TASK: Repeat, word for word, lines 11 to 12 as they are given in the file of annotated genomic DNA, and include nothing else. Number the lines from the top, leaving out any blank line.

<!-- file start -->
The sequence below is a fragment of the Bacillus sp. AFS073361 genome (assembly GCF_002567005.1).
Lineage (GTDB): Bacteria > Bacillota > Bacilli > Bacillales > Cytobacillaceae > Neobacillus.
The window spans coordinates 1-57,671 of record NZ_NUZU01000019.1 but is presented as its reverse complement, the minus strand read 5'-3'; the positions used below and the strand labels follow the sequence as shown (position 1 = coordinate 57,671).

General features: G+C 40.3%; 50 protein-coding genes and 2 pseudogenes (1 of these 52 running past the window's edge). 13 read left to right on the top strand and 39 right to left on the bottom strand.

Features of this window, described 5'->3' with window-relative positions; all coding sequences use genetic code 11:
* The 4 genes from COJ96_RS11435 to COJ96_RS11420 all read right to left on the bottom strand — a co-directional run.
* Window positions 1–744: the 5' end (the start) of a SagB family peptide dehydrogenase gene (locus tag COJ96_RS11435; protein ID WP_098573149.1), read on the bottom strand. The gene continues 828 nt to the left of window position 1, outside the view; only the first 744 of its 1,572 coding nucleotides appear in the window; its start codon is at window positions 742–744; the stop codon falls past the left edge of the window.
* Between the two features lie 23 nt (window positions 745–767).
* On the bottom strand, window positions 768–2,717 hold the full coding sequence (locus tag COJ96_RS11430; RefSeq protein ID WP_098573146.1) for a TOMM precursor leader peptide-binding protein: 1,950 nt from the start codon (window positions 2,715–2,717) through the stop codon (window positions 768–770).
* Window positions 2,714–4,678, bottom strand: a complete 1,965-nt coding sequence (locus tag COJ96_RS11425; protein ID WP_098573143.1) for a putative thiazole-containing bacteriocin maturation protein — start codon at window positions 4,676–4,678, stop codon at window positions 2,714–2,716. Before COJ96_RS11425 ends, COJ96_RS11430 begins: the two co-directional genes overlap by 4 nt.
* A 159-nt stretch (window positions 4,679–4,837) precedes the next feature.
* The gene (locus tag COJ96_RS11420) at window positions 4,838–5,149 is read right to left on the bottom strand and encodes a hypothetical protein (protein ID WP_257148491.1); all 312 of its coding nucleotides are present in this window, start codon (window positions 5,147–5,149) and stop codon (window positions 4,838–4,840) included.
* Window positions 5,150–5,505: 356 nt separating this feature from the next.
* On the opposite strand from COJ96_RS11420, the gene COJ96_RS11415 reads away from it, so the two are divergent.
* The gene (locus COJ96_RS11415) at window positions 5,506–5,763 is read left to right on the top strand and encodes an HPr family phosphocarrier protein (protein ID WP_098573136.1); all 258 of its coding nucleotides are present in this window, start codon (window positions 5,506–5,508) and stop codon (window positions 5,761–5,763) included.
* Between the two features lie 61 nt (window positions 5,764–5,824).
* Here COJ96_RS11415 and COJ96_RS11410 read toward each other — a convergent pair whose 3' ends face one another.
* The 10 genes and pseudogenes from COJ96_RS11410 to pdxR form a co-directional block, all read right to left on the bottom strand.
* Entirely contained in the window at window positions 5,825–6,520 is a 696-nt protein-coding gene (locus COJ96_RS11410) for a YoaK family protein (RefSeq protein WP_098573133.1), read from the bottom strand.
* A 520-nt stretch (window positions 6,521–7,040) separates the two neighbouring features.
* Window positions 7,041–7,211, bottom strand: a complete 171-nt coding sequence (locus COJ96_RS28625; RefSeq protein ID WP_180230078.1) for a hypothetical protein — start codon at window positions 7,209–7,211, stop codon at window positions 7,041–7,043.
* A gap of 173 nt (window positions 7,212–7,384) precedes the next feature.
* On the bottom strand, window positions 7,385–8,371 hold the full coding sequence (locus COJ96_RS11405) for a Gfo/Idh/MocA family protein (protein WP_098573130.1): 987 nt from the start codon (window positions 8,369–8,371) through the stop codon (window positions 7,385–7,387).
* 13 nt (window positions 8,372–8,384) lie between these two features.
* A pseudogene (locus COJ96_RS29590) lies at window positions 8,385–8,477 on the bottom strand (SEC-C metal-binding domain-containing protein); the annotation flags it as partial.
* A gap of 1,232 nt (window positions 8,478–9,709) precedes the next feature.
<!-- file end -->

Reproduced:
* A 159-nt stretch (window positions 4,679–4,837) precedes the next feature.
* The gene (locus tag COJ96_RS11420) at window positions 4,838–5,149 is read right to left on the bottom strand and encodes a hypothetical protein (protein ID WP_257148491.1); all 312 of its coding nucleotides are present in this window, start codon (window positions 5,147–5,149) and stop codon (window positions 4,838–4,840) included.